The organization hosts a variety of events and activities for the greater St. Louis community open to anyone who is interested. “Our last event was a Brazilian Folk Festival at the Kirkwood Community Center with around 400 people there,” Susan explains. “It was great because we had our traditional food, music, was nice to see other Brazilians there and it was great to see other Americans learning and having fun.”

    Susan believes in the mission of Viva Brasil to promote her native culture and language not only around the St. Louis area, but for the children of immigrants like herself. “Viva Brasil provides an avenue for our kids to learn about the culture and learn the language,” she says. “It’s great to see our kids learning and having fun at our events.” She explains that it is a great connection to others who share a similar background and culture, and it makes it easier to cope with the homesickness that can arise while living in a foreign country. “Viva Brasil makes it easier for other Brazilians to stay here because they have some people who they can talk to and feel their Brazilian culture,” Mauricio says. “It’s not that you need it, but it does make your life makes you feel at home.”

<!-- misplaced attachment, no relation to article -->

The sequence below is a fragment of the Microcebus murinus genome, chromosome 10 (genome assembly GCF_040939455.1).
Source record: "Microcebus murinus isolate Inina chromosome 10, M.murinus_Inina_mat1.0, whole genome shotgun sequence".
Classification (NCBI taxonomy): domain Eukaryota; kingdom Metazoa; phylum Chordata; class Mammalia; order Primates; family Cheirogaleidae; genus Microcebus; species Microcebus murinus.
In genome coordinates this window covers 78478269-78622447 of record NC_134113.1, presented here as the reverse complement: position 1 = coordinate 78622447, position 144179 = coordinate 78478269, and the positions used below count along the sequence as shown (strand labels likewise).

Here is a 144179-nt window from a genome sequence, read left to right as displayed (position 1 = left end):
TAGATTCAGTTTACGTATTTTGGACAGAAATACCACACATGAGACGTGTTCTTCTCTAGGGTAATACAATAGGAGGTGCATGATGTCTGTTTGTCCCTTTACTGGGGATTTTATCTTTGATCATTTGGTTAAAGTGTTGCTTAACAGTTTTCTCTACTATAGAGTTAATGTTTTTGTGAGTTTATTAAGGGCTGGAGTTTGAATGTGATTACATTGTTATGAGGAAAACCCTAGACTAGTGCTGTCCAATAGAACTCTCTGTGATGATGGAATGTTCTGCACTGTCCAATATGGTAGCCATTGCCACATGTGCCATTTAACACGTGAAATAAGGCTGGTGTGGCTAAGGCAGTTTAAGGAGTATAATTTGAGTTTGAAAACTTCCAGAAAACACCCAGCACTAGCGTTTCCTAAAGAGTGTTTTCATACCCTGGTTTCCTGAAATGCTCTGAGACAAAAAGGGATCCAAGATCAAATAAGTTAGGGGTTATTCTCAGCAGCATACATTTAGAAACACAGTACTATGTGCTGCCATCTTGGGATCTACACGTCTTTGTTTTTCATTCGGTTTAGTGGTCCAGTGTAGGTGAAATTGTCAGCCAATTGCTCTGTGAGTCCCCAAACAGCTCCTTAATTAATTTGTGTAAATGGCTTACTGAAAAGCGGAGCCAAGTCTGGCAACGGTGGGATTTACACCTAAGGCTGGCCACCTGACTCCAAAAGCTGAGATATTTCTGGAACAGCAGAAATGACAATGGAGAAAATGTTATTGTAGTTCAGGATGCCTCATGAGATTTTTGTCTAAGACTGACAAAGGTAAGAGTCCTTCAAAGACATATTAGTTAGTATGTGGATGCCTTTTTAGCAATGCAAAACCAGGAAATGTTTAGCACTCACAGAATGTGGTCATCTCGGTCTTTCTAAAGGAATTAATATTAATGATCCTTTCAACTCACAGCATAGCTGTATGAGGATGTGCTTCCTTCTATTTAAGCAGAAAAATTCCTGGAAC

In addition to their involvement with Viva Brasil, Susan and Mauricio further promote the diffusion of Brazilian language and culture by hosting Portuguese meetup groups every month at different cafes and Brazilian restaurants in the St. Louis area. “We host these groups for people to get together and talk in Portuguese,” Mauricio explains. “It is for people who either lived in Brazil or have had other experiences with Brazilian people.” For each monthly meetup, they cap the attendance count at fifteen people, so that participants have the chance to really practice the language and engage with everyone else. So far, they have had nearly 190 people attend at least one of the meetings.